Take Action! Ask your representatives to end U.S. military aid to Honduras!

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Mining: Stop Contaminating My Home!

February 5, 2013

Representatives want to see long-term change in mining practices, not temporary solutions

Representatives want to see long-term change in mining practices, not temporary solutions

The National Roundtable Against Metallic Mining (Mesa) and the International Allies Against Metallic Mining held a press conference at the CRIPDES offices yesterday morning. The Mesa spoke out in solidarity with Honduras and Guatemala, and the Allies spoke in solidarity with the Mesa. Alex Early, a representative of Sister Cities, presented the International Letter of Support for the National Roundtable Against Metallic Mining in El Salvador. As members of the International Allies, SHARE staff attended the conference to show their solidarity with the Mesa. The press conference highlighted several important issues:

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ADVOCACY ALERT! Petitions Against Mining in El Salvador

January 9, 2013

We challenge you to stretch your activist muscles now that those hazy holidays have come to a close by signing two petitions, one for organizations to sign and the other for individuals, to fight against metal mining in El Salvador.

Protesters at the anti-mining  march in Sensuntepeque in October 2012

Protesters at the anti-mining march in Sensuntepeque in October 2012

As the debate around mining in the Salvadoran National Assembly heats up, the National Roundtable against Metallic Mining in El Salvador (the Mesa) is calling for international support as they struggle to protect environmental and natural resources. As the Mesa declared, “If [the] government really cares about guaranteeing sustainability and improving the quality of life for the population, instead of looking for a superficial solution […], it should promote a ban on metallic mining through a new Mining Law that explicitly reflects the profound socio-environmental crisis we are suffering in El Salvador.”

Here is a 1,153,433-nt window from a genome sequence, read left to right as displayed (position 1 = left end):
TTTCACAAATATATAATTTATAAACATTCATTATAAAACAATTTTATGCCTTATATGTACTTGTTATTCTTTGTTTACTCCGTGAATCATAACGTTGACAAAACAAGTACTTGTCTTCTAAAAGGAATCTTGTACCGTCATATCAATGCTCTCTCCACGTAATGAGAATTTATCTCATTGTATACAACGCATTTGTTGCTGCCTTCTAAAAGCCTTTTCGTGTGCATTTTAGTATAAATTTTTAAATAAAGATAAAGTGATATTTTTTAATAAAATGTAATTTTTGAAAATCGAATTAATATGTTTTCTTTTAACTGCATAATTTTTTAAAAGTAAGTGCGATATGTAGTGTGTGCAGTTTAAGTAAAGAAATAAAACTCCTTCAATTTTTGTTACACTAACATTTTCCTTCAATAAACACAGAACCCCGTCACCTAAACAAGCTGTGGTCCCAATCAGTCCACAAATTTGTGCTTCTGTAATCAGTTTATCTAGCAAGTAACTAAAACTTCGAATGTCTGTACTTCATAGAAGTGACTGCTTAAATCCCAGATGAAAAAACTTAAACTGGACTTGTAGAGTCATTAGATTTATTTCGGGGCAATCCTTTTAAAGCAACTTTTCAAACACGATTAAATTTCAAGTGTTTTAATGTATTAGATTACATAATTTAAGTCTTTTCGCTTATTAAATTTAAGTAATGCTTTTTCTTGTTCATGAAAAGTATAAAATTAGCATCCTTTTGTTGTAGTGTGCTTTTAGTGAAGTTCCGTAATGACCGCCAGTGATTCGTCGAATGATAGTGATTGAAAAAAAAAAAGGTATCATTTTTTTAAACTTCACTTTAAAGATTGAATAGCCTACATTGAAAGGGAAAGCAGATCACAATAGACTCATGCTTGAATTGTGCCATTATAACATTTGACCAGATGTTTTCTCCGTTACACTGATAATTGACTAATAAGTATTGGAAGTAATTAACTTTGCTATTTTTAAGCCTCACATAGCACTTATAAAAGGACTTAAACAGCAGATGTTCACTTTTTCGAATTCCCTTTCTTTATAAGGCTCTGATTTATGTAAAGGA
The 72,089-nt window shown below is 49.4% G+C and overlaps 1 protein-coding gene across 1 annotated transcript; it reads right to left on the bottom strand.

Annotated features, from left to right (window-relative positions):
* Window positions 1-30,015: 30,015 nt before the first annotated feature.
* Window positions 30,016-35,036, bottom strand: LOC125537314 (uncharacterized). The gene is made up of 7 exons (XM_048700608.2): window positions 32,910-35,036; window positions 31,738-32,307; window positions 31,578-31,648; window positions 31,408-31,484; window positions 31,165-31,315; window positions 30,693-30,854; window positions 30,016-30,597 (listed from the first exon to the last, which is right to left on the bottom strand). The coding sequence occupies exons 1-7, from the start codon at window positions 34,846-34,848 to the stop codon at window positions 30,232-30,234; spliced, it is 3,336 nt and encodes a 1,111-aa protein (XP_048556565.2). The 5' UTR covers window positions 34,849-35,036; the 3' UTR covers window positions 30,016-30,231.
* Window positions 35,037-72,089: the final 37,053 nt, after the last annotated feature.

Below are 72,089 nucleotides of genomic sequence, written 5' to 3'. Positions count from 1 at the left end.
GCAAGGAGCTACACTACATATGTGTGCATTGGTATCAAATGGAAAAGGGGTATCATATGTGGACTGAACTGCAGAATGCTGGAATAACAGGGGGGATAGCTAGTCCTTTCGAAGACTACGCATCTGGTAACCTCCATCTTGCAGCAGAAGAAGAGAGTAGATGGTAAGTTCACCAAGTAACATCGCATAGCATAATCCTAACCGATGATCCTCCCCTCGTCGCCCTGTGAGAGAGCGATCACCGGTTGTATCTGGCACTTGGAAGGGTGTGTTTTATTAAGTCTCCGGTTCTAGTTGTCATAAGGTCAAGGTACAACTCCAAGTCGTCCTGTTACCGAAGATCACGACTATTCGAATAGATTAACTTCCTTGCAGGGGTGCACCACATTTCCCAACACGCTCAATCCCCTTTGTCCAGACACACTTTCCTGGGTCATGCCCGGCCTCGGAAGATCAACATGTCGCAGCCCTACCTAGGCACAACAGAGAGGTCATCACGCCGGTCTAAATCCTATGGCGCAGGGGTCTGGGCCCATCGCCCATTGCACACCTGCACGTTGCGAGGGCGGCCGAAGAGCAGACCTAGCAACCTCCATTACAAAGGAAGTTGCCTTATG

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Maize and Beans at Risk: Threatens Economy

October 25, 2012

The success of maize and bean crops is crucial to life in El Salvador, where over one million farmers’ livelihoods depend on their cultivation.  With higher temperatures and changes in rainfall patterns, a new report entitled, “Tortillas on the Roaster“, predicts that climate change will seriously threaten food security and transform the landscape in the region within the next ten years.

The Bajo Lempa region has already seen the drought effects of climate change.

SHARE partners with several organizations that are striving for food security, economic sovereignty, and protection against climate change for Salvadoran communities. One such partner, the Confederation of Federations of Salvadoran Agrarian Reform (CONFRAS), represents 131 cooperatives inEl Salvador made up of over 5,911 rural farmers throughout El Salvador.

Through CONFRAS, SHARE supported the Campesino to Campesino (Farmer to Farmer) program for many years, facilitating a process in which rural farmers teach other rural farmers organic farming techniques. With SHARE’s support, grassroots work and popular education are currently empowering rural farmers to teach others sustainable methods, employing new technologies mixed with traditional farming techniques. As is evidenced by the Tortillas report, sustainable farming like this is the only way agriculture can recover and continue in Central America.